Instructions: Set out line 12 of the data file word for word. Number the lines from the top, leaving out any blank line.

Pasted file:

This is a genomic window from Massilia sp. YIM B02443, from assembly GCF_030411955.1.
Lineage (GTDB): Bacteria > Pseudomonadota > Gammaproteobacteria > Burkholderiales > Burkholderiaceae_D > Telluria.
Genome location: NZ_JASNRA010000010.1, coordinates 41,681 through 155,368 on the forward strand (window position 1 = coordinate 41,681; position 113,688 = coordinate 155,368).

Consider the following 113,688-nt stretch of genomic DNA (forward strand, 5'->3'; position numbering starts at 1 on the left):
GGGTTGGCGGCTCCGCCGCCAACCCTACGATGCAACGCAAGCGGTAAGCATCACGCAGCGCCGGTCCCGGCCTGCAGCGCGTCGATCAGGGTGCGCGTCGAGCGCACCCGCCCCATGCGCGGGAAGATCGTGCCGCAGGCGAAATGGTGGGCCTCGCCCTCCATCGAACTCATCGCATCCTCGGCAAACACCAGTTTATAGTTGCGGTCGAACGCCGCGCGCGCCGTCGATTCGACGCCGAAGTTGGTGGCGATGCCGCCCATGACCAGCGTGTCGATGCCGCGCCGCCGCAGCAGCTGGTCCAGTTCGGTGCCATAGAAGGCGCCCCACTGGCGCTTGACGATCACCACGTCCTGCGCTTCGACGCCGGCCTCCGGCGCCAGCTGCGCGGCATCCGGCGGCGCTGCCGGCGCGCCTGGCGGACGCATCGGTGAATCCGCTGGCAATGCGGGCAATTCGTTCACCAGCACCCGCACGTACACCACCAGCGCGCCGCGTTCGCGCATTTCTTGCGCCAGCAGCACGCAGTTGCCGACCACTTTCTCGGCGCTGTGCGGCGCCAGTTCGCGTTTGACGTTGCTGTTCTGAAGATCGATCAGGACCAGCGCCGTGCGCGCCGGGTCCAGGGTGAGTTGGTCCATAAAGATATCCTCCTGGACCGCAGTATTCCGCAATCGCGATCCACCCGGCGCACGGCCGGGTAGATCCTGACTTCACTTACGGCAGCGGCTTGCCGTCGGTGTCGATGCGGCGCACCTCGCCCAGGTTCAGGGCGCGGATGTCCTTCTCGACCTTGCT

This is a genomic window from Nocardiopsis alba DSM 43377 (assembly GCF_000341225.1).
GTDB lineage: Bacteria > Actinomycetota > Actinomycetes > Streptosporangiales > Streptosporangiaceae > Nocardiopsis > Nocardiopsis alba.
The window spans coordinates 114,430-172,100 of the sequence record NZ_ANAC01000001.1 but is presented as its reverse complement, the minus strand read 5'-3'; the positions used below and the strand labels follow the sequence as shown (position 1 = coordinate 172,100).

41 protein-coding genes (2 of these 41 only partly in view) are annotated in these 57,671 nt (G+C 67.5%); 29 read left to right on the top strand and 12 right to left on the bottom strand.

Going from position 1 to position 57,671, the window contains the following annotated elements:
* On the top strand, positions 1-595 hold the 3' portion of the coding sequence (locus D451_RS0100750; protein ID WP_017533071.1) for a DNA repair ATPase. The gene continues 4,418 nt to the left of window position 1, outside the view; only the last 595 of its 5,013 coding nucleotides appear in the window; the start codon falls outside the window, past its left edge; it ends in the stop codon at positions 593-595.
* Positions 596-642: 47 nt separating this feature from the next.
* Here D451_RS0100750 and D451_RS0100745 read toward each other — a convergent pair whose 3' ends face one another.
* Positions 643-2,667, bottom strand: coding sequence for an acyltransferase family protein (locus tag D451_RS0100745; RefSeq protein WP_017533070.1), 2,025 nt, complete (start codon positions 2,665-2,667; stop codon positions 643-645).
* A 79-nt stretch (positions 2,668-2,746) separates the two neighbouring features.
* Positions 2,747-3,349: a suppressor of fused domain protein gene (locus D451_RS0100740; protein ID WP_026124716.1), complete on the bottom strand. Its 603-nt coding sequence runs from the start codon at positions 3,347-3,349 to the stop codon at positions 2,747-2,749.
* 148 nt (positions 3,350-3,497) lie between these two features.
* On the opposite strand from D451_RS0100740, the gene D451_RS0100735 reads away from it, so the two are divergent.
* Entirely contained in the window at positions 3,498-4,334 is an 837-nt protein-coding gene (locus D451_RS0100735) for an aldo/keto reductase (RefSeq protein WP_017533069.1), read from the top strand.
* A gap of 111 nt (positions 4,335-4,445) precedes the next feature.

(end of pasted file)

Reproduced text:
* Positions 596-642: 47 nt separating this feature from the next.